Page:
David Cameron will today announce a "rehabilitation revolution" under which virtually all prisoners will receive help turning their lives around and breaking the cycle of reoffending.
As part of what the Prime Minister will call a "tough but intelligent" approach to criminal justice, there will be a major extension of payment-by-results for companies, charities and voluntary groups who help offenders escape a life of crime.
Currently only those who are jailed for more than a year are given rehabilitation.
Mr Cameron will say he wants to see all but a small number of high-risk prisoners receive support by the end of 2015.
While placing a greater emphasis on rehabilitation, the Prime Minister will seek to reassure supporters of tougher sentencing - including many on the right of his party - that he is not turning "soft or liberal" on law and order.
In a major speech, designed to recapture the political agenda after weeks of difficulties for the Government, he will stress that he never in fact uttered the phrase "hug a hoodie" despite it becoming a defining motif of his leadership.
Serious crimes must be met with long prison sentences, he will say, adding: "Retribution is not a dirty word. It is important to society that revulsion against crime is properly recognised."
But he will argue that "just being tough isn't a successful strategy in itself", and prisoners who cannot read, are addicted to drugs or have never worked a day in their life, need help so that they can lead productive lives.
He will say that Justice Secretary Chris Grayling, appointed to replace Ken Clarke in last month's reshuffle, is leading a mission to see more offenders properly punished but fewer returning to prison.
Mr Cameron will say that by the end of 2015 he wants payment by results extended across rehabilitation so that it becomes "the norm rather than the exception".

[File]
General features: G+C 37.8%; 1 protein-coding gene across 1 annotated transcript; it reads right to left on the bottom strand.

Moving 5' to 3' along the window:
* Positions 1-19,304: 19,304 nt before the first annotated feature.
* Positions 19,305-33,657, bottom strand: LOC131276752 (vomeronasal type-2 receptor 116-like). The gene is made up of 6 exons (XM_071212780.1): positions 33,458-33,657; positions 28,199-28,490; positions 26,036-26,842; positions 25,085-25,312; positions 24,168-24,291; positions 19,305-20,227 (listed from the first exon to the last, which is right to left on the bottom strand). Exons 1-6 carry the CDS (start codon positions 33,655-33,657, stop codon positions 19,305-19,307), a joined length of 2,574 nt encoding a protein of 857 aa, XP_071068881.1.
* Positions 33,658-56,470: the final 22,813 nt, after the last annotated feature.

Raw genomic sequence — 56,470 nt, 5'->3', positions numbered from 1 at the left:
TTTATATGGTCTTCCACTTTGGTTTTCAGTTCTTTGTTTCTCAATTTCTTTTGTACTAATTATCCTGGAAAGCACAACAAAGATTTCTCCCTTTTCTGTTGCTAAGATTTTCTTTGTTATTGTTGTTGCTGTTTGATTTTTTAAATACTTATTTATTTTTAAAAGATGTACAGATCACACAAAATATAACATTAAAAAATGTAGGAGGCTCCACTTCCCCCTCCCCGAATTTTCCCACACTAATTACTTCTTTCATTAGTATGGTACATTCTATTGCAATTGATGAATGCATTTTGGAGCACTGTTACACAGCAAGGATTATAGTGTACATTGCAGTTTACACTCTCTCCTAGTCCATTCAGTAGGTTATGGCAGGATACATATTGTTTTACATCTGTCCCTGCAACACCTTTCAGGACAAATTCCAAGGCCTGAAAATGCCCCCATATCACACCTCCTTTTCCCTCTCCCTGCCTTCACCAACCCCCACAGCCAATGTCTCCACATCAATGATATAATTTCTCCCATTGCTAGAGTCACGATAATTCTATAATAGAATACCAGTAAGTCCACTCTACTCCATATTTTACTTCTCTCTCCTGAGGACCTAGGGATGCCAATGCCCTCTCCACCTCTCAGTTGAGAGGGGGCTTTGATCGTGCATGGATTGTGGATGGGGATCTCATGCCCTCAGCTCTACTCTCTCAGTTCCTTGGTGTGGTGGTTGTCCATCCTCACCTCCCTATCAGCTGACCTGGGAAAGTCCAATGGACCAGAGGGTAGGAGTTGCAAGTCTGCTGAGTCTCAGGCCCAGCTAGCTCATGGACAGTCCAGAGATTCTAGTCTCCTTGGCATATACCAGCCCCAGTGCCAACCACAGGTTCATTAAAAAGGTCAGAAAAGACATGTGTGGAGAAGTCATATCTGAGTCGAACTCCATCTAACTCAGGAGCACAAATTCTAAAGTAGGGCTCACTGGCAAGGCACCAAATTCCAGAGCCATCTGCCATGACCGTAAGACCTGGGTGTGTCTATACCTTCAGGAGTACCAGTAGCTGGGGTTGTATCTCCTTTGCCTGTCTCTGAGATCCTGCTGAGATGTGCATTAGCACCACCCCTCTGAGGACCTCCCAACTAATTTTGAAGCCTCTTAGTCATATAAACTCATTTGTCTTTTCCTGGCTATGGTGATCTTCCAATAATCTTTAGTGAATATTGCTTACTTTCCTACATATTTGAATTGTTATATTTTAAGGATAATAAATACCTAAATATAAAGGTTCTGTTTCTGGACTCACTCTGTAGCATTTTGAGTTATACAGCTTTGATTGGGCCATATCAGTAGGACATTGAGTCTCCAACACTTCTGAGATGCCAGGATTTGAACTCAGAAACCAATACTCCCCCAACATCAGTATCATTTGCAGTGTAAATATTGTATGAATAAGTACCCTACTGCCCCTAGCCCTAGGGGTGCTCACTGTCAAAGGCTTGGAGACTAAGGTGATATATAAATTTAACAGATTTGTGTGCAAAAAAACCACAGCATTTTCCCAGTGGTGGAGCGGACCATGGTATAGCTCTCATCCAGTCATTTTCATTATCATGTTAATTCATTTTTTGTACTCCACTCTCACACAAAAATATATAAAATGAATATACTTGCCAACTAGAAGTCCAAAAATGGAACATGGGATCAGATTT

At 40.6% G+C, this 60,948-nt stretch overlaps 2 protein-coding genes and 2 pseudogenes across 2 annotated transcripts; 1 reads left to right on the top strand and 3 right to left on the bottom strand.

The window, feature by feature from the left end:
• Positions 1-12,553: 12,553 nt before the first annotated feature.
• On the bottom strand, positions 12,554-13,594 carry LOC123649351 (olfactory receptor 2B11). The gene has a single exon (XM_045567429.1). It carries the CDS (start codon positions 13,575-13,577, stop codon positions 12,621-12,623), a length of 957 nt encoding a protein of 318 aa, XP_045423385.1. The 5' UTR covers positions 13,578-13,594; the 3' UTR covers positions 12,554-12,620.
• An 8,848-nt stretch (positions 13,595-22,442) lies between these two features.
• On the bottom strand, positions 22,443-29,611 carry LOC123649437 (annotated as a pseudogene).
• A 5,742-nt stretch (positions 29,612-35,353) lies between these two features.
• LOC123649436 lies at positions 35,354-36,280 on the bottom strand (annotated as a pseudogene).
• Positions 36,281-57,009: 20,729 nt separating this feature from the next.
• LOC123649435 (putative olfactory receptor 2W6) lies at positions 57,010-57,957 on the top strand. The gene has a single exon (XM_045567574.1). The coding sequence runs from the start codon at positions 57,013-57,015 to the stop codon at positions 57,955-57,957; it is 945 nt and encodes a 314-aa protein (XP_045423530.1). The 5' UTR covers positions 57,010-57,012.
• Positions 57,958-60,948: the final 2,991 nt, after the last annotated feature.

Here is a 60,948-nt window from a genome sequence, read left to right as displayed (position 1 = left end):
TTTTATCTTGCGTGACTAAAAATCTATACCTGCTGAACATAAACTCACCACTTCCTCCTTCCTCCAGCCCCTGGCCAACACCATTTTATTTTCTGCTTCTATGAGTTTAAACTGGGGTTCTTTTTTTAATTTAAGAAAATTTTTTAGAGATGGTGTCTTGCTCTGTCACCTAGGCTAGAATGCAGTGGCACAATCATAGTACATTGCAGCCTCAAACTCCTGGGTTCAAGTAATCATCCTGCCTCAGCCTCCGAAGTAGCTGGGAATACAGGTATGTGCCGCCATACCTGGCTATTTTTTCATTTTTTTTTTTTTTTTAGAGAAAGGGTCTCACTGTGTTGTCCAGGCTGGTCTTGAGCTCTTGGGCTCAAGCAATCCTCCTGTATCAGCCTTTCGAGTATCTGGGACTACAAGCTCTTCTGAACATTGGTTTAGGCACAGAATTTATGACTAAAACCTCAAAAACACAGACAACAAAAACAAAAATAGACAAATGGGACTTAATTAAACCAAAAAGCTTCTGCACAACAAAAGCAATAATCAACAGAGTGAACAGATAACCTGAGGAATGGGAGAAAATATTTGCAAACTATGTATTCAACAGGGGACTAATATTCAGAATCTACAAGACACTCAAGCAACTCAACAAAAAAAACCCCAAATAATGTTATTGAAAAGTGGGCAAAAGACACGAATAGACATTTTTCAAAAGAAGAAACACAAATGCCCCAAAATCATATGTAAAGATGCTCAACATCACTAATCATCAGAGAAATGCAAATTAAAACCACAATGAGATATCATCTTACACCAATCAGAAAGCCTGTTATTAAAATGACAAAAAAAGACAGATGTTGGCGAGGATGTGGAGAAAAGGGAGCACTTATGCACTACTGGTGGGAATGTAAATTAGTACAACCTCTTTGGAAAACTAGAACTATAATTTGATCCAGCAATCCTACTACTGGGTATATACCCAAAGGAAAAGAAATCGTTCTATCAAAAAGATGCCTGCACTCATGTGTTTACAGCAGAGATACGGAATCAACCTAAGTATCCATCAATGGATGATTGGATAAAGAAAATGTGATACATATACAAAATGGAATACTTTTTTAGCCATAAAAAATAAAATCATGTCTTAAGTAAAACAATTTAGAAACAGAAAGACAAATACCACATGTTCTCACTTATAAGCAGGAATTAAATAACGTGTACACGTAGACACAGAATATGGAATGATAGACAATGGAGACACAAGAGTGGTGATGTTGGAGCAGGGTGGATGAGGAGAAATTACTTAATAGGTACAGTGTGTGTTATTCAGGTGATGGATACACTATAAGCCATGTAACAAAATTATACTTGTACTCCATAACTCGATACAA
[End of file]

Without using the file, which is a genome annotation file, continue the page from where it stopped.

Mr Cameron will say he wants to get away from the "sterile" debate that has become polarised between alternatives like "lock 'em up or let 'em out" and "blame the criminal or blame society".
Home Secretary Theresa May yesterday announced a crackdown on gun-runners with a new criminal offence of possessing firearms with intent to supply.
The offence will carry a life sentence, up from 10 years for blackmarket smugglers at present.
She is concerned about criminals who provide gangs with weapons to hire. As a result, relatively few weapons are being used in numerous different incidents.
Mrs May said the middle men were as responsible for gun crime as those that actually used the weapons, and so should face the consequences. The move will require legislation.
Labour accused the Prime Minister of "empty rhetoric" designed to keep Tory MPs on-side.
Mr Cameron's speech follows a difficult period for the coalition Government, which has been largely engulfed in recent weeks by the row over Andrew Mitchell's foul-mouthed confrontation with Downing Street police officers.
He finally quit on Friday night, which was damaging for the Prime Minister after weeks of trying to shore up his chief whip.